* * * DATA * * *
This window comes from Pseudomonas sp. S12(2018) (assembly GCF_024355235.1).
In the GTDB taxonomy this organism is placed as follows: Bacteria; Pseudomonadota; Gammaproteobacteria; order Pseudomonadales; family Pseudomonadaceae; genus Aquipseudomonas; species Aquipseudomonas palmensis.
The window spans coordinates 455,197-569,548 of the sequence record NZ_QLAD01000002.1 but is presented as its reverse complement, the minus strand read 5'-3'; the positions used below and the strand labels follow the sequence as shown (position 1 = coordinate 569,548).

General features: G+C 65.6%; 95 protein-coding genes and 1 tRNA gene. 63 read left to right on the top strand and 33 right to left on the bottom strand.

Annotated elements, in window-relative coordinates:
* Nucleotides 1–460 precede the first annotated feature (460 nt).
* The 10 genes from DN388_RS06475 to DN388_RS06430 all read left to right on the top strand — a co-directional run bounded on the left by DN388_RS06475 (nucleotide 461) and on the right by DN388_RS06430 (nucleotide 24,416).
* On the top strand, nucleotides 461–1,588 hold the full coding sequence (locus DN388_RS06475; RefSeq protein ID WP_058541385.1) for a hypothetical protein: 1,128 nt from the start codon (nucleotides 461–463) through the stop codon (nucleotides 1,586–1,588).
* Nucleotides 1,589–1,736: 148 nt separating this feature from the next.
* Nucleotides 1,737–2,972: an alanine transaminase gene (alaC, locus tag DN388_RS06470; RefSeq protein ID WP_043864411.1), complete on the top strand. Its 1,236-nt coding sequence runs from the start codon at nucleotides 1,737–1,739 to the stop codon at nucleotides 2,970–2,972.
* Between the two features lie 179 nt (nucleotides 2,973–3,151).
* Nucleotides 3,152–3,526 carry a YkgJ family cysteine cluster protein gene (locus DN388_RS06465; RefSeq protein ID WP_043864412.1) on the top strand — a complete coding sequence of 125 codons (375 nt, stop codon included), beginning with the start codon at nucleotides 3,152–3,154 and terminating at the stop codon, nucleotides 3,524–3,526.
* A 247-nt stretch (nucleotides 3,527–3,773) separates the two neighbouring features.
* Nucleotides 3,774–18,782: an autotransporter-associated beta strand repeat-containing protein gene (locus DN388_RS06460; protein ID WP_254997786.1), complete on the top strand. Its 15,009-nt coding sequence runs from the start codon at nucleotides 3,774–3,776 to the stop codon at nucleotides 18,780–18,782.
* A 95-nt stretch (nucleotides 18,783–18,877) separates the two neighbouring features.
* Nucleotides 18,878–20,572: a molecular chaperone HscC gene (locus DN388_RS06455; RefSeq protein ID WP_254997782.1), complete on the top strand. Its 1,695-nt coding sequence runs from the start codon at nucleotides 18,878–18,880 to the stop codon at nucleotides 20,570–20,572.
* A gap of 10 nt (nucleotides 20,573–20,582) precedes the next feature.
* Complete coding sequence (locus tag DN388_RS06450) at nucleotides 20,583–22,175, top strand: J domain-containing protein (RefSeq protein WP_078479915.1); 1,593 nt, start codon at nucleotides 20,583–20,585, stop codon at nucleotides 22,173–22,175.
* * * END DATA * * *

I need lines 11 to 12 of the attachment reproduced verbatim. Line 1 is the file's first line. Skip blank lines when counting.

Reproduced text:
* Between the two features lie 179 nt (nucleotides 2,973–3,151).
* Nucleotides 3,152–3,526 carry a YkgJ family cysteine cluster protein gene (locus DN388_RS06465; RefSeq protein ID WP_043864412.1) on the top strand — a complete coding sequence of 125 codons (375 nt, stop codon included), beginning with the start codon at nucleotides 3,152–3,154 and terminating at the stop codon, nucleotides 3,524–3,526.